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Money Skills (10 videos)

In this video, we’ll begin to lay out some smart rules for investing. Today, we’ll tackle Rule 1—ignore the expert stock pickers. What’s the basis of that rule?

In this video, we’ll begin to lay out some smart rules for investing.

Today, we’ll tackle Rule 1—ignore the expert stock pickers.

What’s the basis of that rule? Well, in his 1973 book, A Random Walk Down Wall Street, economist Burton Malkiel made a controversial claim. He claimed that a blindfolded monkey, throwing darts at the financial pages, could select a basket of stocks that would do just as well as a set chosen by the pros.

One of Malkiel's later students, the journalist John Stossel, set out to test that claim. Stossel did throw darts at the financial pages. The darts landed on 30 companies. Turns out, Malkiel did have it right—the randomly-selected stocks did better than professionally-picked ones.

The point here is, random picking roughly gives you as good results, as trusting the pros. Consider—in most years from 1963-2008, the S&P 500 Index outperformed most of the managed mutual funds. And in a different study, researchers took the top 25% best-performing funds. Two years later, less than 4% of the original set remained in the top quarter. Five years later? Only 1% stuck around.

Basically—past performance doesn’t guarantee future results. Chance often tends to win out.

To show you what we mean, take a hypothetical set of 1000 experts making market predictions. Let those predictions be based on a coin toss. Experts who land heads will say the market will surge this year. Those who land tails say the opposite. At the end of the experiment’s first year, 500 of the 1000 experts will have been right, solely by chance. Now, say the remaining 500 toss again. At the end of the second year, 250 experts will have been right, again by chance. Continue with this logic, and by the end of the fifth year, roughly 32 of the 1000 will have been right, five years running.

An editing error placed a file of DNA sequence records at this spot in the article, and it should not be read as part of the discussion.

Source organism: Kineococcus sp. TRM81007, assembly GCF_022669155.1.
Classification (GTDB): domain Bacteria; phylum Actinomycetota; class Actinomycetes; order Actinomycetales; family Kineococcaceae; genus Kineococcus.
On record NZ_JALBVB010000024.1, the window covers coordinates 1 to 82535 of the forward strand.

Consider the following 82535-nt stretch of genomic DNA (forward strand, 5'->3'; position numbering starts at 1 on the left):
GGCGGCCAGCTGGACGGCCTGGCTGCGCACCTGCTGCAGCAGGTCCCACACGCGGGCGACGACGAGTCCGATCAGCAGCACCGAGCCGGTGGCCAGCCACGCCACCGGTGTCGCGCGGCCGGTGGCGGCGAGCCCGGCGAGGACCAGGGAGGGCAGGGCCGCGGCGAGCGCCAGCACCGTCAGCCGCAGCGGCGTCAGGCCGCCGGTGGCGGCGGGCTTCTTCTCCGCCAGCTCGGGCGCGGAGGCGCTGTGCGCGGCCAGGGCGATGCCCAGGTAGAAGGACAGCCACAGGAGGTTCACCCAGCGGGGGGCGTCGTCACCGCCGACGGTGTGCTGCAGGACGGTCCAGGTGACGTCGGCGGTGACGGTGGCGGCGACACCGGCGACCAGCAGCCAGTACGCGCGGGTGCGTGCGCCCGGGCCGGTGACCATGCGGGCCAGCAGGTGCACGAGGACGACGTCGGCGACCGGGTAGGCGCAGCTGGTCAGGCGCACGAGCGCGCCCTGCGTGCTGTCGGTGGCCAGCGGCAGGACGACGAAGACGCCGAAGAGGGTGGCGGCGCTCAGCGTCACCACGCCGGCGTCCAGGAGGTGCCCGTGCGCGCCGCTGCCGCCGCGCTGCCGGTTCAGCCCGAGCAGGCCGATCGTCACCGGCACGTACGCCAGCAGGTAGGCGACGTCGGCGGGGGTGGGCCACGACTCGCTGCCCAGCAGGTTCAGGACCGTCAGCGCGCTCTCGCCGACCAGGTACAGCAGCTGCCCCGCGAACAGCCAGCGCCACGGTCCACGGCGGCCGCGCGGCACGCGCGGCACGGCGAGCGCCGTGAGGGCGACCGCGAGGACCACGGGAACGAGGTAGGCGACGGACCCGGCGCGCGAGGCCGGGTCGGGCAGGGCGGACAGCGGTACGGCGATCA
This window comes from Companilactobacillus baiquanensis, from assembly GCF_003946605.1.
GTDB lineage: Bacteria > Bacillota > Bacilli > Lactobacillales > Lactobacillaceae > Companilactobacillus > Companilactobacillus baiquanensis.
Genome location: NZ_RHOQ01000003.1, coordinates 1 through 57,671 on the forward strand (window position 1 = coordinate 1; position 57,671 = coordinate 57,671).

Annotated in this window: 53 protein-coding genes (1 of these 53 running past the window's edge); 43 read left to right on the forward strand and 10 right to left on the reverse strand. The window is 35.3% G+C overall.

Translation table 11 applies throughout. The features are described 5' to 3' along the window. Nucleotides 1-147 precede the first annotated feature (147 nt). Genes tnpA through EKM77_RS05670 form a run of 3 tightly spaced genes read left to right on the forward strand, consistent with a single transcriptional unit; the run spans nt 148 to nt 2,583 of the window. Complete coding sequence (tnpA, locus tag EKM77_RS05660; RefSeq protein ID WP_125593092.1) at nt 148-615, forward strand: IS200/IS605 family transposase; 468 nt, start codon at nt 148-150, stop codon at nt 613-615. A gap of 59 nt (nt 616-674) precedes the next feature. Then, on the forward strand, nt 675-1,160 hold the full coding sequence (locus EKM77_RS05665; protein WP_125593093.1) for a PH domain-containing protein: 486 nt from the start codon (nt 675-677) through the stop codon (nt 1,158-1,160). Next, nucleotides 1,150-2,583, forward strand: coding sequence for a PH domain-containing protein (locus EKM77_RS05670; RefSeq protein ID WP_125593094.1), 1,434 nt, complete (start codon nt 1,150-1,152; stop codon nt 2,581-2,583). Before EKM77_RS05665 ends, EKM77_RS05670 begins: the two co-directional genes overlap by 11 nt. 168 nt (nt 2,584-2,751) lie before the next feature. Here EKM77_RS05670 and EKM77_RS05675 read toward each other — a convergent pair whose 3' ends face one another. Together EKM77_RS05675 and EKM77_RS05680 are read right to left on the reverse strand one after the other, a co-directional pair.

Perhaps these 32 will be hailed as geniuses, but remember, they only came about through a coin toss.

So, what’s to conclude from this? Two things.

First, luck and chance matter. In some cases, it can be hard to differentiate luck from skill, as proven by the “genius” 32. Second, no need to spend big bucks on a money manager. After all, the studies prove that random picking often works just as well as professional management.

That said, what if you did have market information? What if you knew something about certain stocks, that made you think they'd do well? Could you beat the market then? That’s what we’ll answer in our next video, when we tackle the efficient market hypothesis. Stay tuned!

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Transcript

[Man on TV] You'll be under water! You'll be losing money! In other words, the dividend gain is not worth the principal loss. Whoa! I can't take the pain! That's when you want to be a buyer.


[Alex] The world of investment advice is a crowded and noisy place. The good news is, you can turn down the shouting. And you also don't have to follow stock quotes minute-by-minute in order to be a smart investor. In the next few videos, we're going to lay out some rules for smart investing. No, we're not going to tell you how to get rich quick, but we will give you some good advice for getting richer slowly and steadily.


Now let's start with Investment Rule #1: "Ignore the expert stock pickers." What if I told you that a blindfolded monkey throwing darts at the financial pages could select a basket of stocks that would do just as well as one chosen by the experts? That was the controversial claim made in 1973 by economist Burton Malkiel, in his book, A Random Walk Down Wall Street. Years later, one of his undergraduate students turned out to be journalist John Stossel. And Stossel -- he set out to test this claim.